(He adjusts his goggles then raises them, lowering his weapon.)
BURZAAN: Nahk I'taree.
(The fire is blazing.)
REED: Captain, are you all right?
ARCHER: Everything's fine. These are the Eska.
(By the firelight we see the aliens have high ridged noses extending
into their foreheads.)
DAMRUS: (stocky, deep voiced) My name is Damrus.
ARCHER: This is T'Pol, my science officer, and Lieutenant Malcolm Reed.
REED: Pleased to meet you. Your friends nearly shot me back there.
SHIRAHT: We're sorry. There are dangerous animals in the forest.
DAMRUS: We've never seen other humanoids here before.
T'POL: Have we trespassed in your territory?
DAMRUS: This planet is no one's territory, but it's a special place for
BURZAAN: What are you doing on Dakala?
ARCHER: We're just here to explore. We'd like to stay for a while, if
that's all right. It's a big planet. We could find another landing
site, but I was hoping you might enjoy the company.
(Later, sharing a meal)
ARCHER: You aren't exactly roughing it.
DAMRUS: Drayjin meat is one of life's great pleasure.
REED: Mmm. No argument here. I'm curious why our sensors didn't detect
DAMRUS: We use sensing cloaks. They keep the wildlife from spotting us.
HOSHI: Are you studying wildlife here?
BURZAAN: Not exactly.
DAMRUS: We're on an expedition.
BURZAAN: That drayjin you're eating, we killed it yesterday.
T'POL: You're hunters.
DAMRUS: Our people have been coming here for nine generations.
T'POL: To kill the indigenous species?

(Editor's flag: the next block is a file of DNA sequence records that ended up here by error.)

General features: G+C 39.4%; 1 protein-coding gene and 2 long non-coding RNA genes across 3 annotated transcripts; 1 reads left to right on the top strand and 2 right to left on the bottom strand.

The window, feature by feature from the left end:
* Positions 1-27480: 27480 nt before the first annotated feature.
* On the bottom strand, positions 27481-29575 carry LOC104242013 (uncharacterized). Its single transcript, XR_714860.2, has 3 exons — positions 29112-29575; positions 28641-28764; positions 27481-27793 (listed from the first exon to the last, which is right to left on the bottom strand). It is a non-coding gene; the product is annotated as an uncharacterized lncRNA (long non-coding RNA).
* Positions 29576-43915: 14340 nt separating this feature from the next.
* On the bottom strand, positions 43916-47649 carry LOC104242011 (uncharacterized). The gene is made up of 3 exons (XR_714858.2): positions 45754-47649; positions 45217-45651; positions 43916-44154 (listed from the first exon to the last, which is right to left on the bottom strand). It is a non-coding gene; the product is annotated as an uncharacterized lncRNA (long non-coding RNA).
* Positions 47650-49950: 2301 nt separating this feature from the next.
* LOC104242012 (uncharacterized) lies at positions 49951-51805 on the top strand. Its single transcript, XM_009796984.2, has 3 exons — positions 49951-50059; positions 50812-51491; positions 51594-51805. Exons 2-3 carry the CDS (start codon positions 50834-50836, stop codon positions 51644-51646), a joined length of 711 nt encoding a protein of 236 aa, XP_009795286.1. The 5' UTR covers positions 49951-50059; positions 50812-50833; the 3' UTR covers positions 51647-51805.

DAMRUS: Taking wild animals is part of our tradition. There are higher
primates here. We don't touch them.
ARCHER: Hunting went out of style on Earth over a hundred years ago.
That doesn't mean we don't appreciate your hospitality.
REED: That gear you carry seems pretty elaborate to take down a few
BURZAAN: Don't underestimate the game on this planet. They often get
the better of us.
REED: I wonder if I might join one of your hunts.
DAMRUS: I thought you people didn't approve.
REED: You were able to sneak up on us without being detected by our
night-vision sensors. I'd like to see how you did that. I promise I
won't kill anything, sir.
ARCHER: It's up to our hosts.
(Damrus raises his mug to say yes.)
Captain's starlog, supplemental. Trip and Malcolm
are bringing Hoshi back to Enterprise and putting together some camping
gear to bring back to the surface.
TUCKER: If the bugs glow in the dark, at least you
can tell when they've crawled into your sleeping bag.
HOSHI: One more reason I am happy to spend the night in my own bunk.
Anyway, it's the things you can't see that I'd be worried about.
REED: Like those bore worms.
TUCKER: Bore worms?
HOSHI: Apparently they crawl into your ear to lay their eggs. Have a
T'POL: We can start with the entomologists then
bring the other bioscience teams down. I'd recommend we limit the
number of crewmen on the surface to six at a time.
DAMRUS: Enjoying yourselves?
ARCHER: Very much. Thanks for sharing your camp with us.
DAMRUS: We're heading out in six hours. I suggest you get some sleep,
if you're still planning to come along.
REED: I wouldn't miss it.
DAMRUS: Good night.
(He leaves the group.)
ARCHER: Good night.
REED: Night. I suppose I'll turn in then.
TUCKER: Sounds like a good idea.
(T'Pol leaves too.)
ARCHER: I think I'll sit up for a while.
TUCKER: Have fun.
(Later, he's just about asleep, lying against a fallen tree.)
WOMAN [OC]: Jonathan. Jonathan.
(Archer gets up to investigate.)
ARCHER: Is someone there?
WOMAN [OC]: Jonathan.
(Archer turns on a light and goes into the jungle to search.)
ARCHER: Who's there?
(He sees a blonde woman in a long blue dress, then she runs
away. Later, everyone's awake and Damrus is fingering a
wicked looking blade.)
TUCKER: If the Captain says he saw her, he saw her.
ARCHER: Are there any others in your hunting party?